Minnesota’s state-run health insurance exchange has changed a lot since 2014, when its debut featured cheap premiums and disastrous technological issues.
Today its technology works better but the low prices are just a memory. Now its future is uncertain as politics and market forces alike pose massive changes to the health insurance market.
At the end of MNsure’s fourth open-enrollment period, it released stats Wednesday showing how it’s changed over four years. Here’s a look at what those numbers show:
The total number of enrollees on MNsure has grown steadily, ever since its chaotic launch in 2014. From 2015 to 2017 the health insurance exchange’s enrollment doubled. (Its overall enrollment, though increasing, is far lower than a long-since-abandoned 2013 prediction that MNsure would have 377,000 enrollees in 2016.)
This growth isn’t the whole picture, though. Minnesotans can buy individual health insurance through MNsure or directly from an insurer. In 2014, MNsure enrolled only about 14 percent of the whole individual market, among the lowest levels in the county. Now it’s up to around 60 percent of the market — but the market as a whole has shrunk.
“It looks like MNsure’s getting a bigger piece of a smaller pie,” said Jim Schowalter, president of the Minnesota Council of Health Plans.
The low premiums MNsure had in its first year were a double-edged sword. The way the federal Affordable Care Act was written, Americans could get tax subsidies for their health insurance — but the subsidies were much lower and scarcer if premiums were low. Since 2014, premiums have increased drastically, and the subsidies have gone up to match them. The share of MNsure enrollees getting subsidies has risen by 50 percent since 2014.
That’s good for the roughly 60 percent of MNsure enrollees who’ve seen subsidies defray most of the effect of rising premiums. But it’s left the other 40 percent in the lurch, paying for the whole cost themselves. They’re the reason the Minnesota Legislature recently set aside $310 million to give 25 percent discounts to Minnesotans who don’t qualify for federal subsidies.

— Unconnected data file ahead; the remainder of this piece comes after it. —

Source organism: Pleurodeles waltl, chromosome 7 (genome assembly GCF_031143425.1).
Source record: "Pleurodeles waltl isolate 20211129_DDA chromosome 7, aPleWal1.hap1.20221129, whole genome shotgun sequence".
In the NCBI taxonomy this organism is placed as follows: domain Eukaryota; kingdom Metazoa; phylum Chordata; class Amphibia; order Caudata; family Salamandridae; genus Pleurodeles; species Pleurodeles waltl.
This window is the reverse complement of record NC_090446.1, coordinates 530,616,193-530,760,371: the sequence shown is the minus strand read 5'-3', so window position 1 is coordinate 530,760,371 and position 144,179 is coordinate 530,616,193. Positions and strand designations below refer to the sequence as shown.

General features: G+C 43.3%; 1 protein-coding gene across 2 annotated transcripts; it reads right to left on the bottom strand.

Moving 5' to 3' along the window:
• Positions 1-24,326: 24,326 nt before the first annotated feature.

One way Minnesotans have coped with rising premiums is to buy less-generous health plans. Under the Affordable Care Act, insurance plans are rated based on the share of medical expenses the insurance covers. A “Platinum” plan covers 90 percent of costs, a “Gold” plan covers 80 percent, a “Silver” plan 70 percent and a “Bronze” plan 60 percent.
When MNsure first launched, many enrollees took advantage of low premiums to buy generous Platinum plans. But rising prices have changed the picture drastically. Now Platinum plans have disappeared altogether, and the share of MNsure customers buying bare-bones Bronze plans has doubled and now covers more than half of the market.
A LITTLE OLDER
MNsure’s customer base started old and has gotten slightly older since 2014. More than half of its customers are 45 or older. That’s bad news for the individual insurance market, since older people usually have higher medical bills.
One reason for the relatively old MNsure customer base is the state’s decision to offer coverage through MinnesotaCare to the state’s working poor. Many MinnesotaCare members are younger: Last year around 30 percent of MNsure were under 35 years old, while 45 percent of MinnesotaCare members were.
President Barack Obama infamously promised Americans that under the Affordable Care Act, “If you like your health plan, you can keep it.” That ended up not being true, as many plans canceled coverage.
Many Minnesotans have experienced this firsthand on the individual market, where carriers have grown and shrunk dramatically over its four years — when they haven’t dropped out altogether.
MNsure’s first year saw PreferredOne capture more than half the market with aggressively low premiums — far too low, as it turned out. PreferredOne suffered huge losses and dropped out. Blue Cross Blue Shield then took up much of that market share — only to leave the market itself for 2017.
Meanwhile, insurers that were once also-rans — HealthPartners, Medica and UCare — have grown to occupy three-fourths of the market between them.
Unlike past years that featured a dominant carrier, in 2017 all four remaining insurers have roughly equal shares of the market.
This article originally appeared in the Twin Cities Pioneer Press. To view the original article, please click here.